Industrialist, philanthropist, and music lover George Eastman, the founder of Eastman Kodak Company, established the Eastman School of Music in 1921 as the first professional school of the University of Rochester.
For nine decades, the Eastman School has been one of America’s leaders in musical composition, performance, and education.
As we observe our 90th anniversary year, we celebrate our extraordinary history, and reaffirm our commitment to leadership in 21st century musical life.
“A different kind of music school”: 90 years of Eastman School excellence
These words on the Eastman School’s 90th anniversary are taken from remarks given by Dean Douglas Lowry on the occasion of his installation as the Joan and Martin Messinger Dean of the Eastman School of Music, on September 14, 2011.
In 1921, our founder, George Eastman, and University of Rochester President Rush Rhees, envisioned a different kind of music school. They were united in their belief that a school dedicated to the highest levels of artistry and scholarship would be enhanced through the broad education that a University setting provides.
This vision was shared by my distinguished predecessor, Dr. Howard Hanson, who – in the 1920s – identified one of the major themes of his Directorship. This is a particularly visionary statement, even more important some 90 years hence. Howard Hanson wrote:
“The Eastman School of Music aims to create all-around musicians, instead of merely specialists in one branch or other of music.” He went on to say:
“For the day of the musician who knows music and music alone has passed. It will be followed by a day when the musician must take his place in the world of men and affairs. A narrower training, no matter how excellent, no longer suffices.”
What Howard Hanson meant is that music and the musicians who compose and perform it, and by extension the scholars who study it, cannot survive in a vacuum of music alone. If we want the world to be part of our musical lives, then our musical lives have to be intertwined with the world.
The intentions of George Eastman, Rush Rhees, and Howard Hanson’s original vision remain unchanged. Our University partnership makes possible a comprehensive educational experience, inspiring our students to achieve the requirements of an artist/scholar of the highest dimension.
It bears repeating, very much in line with Howard Hanson’s vision, that this educational experience assumes extraordinary musical and intellectual values and accomplishment. That is our baseline.
This year, as the Eastman School observes its 90th anniversary, we have an unbelievably strong foundation. Our prospects are unlimited. We are motivated. We have critical momentum. We have a strategic vision that courageously embraces the future of music. As we celebrate 90 years of musical excellence, we redouble our passion and commitment to that vision.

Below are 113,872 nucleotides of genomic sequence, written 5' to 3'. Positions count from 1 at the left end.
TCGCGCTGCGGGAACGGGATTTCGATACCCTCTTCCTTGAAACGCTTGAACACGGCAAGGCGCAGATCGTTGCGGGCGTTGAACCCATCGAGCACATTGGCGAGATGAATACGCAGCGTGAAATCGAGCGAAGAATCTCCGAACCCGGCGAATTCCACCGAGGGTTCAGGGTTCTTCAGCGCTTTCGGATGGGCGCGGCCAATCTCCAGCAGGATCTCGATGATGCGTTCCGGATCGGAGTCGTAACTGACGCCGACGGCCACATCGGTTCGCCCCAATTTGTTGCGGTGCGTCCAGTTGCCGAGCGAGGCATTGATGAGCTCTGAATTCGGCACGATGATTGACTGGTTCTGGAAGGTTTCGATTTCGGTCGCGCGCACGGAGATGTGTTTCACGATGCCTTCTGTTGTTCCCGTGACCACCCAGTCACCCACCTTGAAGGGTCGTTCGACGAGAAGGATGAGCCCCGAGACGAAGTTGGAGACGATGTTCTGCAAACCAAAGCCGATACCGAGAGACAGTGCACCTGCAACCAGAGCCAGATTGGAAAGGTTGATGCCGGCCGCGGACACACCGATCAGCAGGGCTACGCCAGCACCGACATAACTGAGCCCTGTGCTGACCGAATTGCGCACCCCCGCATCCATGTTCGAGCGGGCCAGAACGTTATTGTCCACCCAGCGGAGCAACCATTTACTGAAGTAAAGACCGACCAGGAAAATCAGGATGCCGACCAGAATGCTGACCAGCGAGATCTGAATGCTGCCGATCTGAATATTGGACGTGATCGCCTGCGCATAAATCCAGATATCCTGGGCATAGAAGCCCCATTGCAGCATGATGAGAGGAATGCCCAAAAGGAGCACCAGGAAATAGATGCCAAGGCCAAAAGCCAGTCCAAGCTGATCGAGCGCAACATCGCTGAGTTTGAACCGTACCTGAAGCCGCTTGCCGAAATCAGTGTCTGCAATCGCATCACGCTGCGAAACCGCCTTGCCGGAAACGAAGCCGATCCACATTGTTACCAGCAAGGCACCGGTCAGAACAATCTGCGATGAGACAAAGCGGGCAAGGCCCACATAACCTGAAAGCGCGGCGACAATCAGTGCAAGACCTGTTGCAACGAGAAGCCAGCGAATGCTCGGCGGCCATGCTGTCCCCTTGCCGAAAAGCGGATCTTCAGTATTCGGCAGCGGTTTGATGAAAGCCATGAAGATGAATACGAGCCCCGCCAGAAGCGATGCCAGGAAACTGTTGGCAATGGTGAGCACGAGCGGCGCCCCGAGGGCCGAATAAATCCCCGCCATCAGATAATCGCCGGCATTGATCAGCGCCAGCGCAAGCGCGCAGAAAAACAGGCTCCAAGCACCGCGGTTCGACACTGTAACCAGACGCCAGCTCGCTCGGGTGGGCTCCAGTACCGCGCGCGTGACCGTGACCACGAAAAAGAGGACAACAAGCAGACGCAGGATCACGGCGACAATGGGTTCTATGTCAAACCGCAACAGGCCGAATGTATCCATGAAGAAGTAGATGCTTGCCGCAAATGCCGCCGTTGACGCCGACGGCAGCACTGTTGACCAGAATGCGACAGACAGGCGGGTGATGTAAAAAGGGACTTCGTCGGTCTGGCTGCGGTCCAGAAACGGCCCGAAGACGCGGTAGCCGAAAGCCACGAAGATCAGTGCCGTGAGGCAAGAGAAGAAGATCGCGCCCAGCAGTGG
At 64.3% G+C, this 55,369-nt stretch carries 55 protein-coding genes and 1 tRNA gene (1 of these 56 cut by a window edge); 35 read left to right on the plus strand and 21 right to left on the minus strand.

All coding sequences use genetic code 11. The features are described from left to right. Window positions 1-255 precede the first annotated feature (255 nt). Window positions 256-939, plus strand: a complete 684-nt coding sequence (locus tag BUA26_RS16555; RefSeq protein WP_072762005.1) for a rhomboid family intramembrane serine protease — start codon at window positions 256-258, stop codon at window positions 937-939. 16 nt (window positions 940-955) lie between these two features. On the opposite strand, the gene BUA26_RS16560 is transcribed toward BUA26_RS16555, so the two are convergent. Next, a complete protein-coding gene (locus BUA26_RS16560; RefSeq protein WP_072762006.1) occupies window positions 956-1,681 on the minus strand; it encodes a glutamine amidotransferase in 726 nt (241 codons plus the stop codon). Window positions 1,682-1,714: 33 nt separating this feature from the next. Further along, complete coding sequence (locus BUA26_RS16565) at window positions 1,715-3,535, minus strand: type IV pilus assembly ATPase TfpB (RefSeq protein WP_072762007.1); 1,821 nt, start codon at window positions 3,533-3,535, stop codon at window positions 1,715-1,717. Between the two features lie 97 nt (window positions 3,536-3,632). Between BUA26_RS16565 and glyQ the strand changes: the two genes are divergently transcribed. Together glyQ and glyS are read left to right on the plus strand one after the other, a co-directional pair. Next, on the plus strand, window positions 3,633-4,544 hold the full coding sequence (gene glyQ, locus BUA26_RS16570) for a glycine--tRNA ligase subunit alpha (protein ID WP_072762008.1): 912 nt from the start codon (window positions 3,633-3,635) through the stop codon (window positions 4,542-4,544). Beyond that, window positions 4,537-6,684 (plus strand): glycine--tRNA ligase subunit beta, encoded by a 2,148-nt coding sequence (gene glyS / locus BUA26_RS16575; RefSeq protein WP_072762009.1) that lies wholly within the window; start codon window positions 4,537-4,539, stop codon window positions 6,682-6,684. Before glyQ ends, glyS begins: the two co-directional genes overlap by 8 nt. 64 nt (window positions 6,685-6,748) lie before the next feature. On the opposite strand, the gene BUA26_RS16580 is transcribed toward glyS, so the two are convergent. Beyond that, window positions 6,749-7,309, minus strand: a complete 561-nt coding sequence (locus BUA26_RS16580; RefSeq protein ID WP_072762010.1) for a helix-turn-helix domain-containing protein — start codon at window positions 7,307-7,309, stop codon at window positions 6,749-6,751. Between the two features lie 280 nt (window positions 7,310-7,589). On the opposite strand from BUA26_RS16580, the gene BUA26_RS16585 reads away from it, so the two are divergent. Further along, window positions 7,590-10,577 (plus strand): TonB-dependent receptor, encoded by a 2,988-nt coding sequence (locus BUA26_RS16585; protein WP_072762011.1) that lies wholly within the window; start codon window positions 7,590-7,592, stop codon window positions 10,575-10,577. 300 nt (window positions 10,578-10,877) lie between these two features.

Eastman School of Music: A snapshot 90 years ago and now
When students walked into the Eastman School of Music for the first day of classes on September 19, 1921, they could take lessons on only two floors of what’s now the Main Building, since construction wouldn’t be completed until later that fall. One hundred four students were enrolled in the bachelor’s degree and certificate programs (which included one program training theater organists for silent film screenings). The entire student body, including those enrolled in what today is the Eastman Community Music School, came from Rochester and numbered more than 1,200.
The 1921-1922 school catalogue shows that upper level faculty taught courses in Theory and Composition, Piano, Voice Culture and Art of Singing, Organ, Violin, Cello, Viola, Harp, History and Literature of Music, and “Public School Methods” – music education. Degree students were required to take courses in secondary piano, theory and composition, history and literature, and “Ear Drill,” with the explanation that “ . . . the study of Harmony never reaches its object unless accompanied by an adequate system of Ear Drill.”
Ninety years later, approximately 850 undergraduate and graduate students take classes around an expanded Eastman campus that boasts the newly-completed Eastman East Wing. They come from every state, and approximately 25 percent are from other countries. In the Eastman Community Music School, about 1,600 students of all ages come from all over western New York State to take lessons and play in ECMS ensembles.
At the collegiate level, Eastman today offers a multitude of courses to train professional musicians to the highest standards of performance. Its Institute for Music Leadership is recognized for innovative programs and partnerships that prepare students for the changing music environment. Students can also pursue certificate programs in such areas as Arts Leadership and World Music, or graduate diploma programs in Sacred Music, Ethnomusicology, or orchestral studies. Undergraduates can apply to work on a second degree in the University of Rochester’s College, School of Arts and Sciences, and Hajim School of Engineering and Applied Sciences; or to the Take Five Scholars program, to explore other academic interests in an additional semester or year.